Simulation Results Managment

rusi rustompmody at gmail.com
Sun Jul 15 18:20:34 CEST 2012


On Jul 15, 11:35 am, Dieter Maurer <die... at handshake.de> wrote:
> moo... at yahoo.co.uk writes:
> > ...
> > Does pickle have any advantages over json/yaml?
>
> It can store and retrieve almost any Python object with almost no effort.
>
> Up to you whether you see it as an advantage to be able to store
> objects rather than (almost) pure data with a rather limited type set.
>
> Of course, "pickle" is a proprietary Python format. Not so easy to
> decode it with something else than Python. In addition, when
> you store objects, the retrieving application must know the classes
> of those objects -- and its knowledge should not be too different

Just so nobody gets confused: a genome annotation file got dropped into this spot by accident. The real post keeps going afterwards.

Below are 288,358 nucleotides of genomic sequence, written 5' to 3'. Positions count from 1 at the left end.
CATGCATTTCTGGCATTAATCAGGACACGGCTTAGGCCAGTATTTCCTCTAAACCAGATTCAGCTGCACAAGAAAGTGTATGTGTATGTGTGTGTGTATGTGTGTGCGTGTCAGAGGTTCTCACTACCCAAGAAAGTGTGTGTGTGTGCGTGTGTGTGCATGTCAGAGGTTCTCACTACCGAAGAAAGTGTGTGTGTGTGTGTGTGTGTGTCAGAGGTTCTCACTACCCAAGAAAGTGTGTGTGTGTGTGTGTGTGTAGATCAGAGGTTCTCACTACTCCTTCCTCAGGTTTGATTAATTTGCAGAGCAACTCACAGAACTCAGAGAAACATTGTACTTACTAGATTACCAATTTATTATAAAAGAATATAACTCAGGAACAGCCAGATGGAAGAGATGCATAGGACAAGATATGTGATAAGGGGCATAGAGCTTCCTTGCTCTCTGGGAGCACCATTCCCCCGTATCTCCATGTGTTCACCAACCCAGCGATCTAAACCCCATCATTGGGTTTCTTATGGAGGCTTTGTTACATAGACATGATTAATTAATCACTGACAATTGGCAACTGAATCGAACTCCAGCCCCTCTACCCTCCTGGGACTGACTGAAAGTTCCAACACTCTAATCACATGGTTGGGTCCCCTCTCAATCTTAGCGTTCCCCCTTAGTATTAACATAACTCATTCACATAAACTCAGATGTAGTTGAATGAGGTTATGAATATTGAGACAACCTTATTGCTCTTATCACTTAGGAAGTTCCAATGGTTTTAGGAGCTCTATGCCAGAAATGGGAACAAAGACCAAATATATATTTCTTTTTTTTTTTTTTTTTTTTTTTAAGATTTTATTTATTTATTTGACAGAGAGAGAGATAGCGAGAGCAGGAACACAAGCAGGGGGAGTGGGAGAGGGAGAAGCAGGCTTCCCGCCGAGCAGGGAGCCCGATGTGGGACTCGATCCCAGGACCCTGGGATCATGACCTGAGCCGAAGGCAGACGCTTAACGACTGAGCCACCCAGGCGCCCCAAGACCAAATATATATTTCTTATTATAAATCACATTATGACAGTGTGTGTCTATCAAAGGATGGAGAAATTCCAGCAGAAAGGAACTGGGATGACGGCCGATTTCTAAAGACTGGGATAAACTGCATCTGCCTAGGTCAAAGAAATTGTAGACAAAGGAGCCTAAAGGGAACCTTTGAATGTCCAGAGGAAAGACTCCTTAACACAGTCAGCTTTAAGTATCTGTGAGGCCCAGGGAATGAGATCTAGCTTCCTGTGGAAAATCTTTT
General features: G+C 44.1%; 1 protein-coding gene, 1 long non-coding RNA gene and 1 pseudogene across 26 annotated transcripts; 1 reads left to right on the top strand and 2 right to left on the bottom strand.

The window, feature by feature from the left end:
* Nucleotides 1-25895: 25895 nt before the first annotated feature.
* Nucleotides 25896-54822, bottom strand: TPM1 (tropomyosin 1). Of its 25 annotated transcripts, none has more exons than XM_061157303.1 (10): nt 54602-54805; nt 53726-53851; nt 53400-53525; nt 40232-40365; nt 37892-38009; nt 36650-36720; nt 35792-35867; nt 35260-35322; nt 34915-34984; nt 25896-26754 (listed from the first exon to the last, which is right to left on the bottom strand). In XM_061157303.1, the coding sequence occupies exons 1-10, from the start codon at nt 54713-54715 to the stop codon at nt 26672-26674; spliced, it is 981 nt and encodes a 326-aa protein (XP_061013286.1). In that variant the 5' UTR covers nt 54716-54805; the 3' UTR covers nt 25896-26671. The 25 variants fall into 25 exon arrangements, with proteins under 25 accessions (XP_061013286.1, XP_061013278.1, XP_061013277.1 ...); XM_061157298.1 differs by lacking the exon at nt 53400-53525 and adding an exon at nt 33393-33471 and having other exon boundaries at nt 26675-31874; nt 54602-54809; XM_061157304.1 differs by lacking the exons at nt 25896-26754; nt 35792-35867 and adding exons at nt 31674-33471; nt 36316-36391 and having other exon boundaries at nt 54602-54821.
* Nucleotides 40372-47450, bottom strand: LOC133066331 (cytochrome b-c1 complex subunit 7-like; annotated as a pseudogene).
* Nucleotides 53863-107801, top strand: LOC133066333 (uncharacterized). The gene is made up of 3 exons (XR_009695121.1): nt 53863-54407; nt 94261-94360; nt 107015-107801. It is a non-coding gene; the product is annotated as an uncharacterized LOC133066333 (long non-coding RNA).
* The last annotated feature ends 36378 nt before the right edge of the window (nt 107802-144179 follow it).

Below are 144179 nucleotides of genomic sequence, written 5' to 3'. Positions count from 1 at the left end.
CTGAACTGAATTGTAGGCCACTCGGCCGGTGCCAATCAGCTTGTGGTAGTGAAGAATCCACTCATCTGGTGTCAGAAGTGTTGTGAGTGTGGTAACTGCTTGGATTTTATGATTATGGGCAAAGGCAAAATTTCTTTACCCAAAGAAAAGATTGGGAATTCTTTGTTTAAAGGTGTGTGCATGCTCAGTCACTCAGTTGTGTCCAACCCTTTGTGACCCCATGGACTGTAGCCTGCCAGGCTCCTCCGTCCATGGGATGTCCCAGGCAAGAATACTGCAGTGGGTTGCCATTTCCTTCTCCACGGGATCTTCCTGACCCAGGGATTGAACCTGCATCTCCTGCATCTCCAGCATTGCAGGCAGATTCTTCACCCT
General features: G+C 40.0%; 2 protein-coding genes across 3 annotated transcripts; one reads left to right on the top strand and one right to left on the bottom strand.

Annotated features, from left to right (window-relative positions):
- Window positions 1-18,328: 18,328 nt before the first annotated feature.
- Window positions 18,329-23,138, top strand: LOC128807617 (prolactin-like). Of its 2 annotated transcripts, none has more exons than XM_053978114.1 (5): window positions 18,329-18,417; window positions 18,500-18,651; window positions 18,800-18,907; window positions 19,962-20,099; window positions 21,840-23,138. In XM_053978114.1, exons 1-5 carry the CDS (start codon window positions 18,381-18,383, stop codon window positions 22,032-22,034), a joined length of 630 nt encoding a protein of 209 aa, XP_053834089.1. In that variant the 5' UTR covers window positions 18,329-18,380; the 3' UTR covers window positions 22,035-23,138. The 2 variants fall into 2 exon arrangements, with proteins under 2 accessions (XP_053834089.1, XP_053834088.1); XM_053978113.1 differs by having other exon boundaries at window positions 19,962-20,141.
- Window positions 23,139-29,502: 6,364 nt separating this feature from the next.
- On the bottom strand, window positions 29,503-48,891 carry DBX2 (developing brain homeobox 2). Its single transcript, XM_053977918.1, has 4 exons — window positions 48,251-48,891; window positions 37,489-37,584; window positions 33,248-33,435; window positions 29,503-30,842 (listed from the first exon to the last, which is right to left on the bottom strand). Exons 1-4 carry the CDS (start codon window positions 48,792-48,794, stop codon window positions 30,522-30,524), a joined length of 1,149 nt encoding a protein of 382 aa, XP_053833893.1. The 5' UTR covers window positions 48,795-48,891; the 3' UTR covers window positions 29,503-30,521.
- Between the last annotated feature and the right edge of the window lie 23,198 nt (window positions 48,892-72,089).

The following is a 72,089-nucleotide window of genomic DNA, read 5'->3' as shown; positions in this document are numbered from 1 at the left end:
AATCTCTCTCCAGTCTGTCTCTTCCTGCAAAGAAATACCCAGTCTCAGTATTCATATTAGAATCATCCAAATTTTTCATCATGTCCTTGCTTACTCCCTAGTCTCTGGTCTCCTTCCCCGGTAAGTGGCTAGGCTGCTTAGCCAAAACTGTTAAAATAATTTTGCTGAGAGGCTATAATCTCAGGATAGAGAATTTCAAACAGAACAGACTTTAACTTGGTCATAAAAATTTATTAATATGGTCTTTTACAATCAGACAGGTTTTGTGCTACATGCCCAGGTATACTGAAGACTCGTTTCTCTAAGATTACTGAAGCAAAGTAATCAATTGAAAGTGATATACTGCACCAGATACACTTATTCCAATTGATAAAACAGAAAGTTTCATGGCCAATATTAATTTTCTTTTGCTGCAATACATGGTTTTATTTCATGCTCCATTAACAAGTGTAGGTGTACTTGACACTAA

> from how those classes looked when the objects have been stored.
>
> I like very much to work with objects (rather than with pure data).
> Therefore, I use "pickle" when I know that the storing and retrieving
> applications all use Python. I use pure (and restricted) data formats
> when non Python applications come into play.

Pickle -> JSON -> Yaml
are roughly in increasing order of human-friendliness and decreasing
order of machine friendliness (where machine means python 'machine')

This means that
 - Pickle is most efficient, Yaml least
 - Pickle comes with python from as far back as I know
   Json started coming somewhere round 2.5 (I think)
   (py)yaml needs to be installed separately
 - reading pickled data will spoil your eyes whereas yaml is pleasant
to read (just like python)




More information about the Python-list mailing list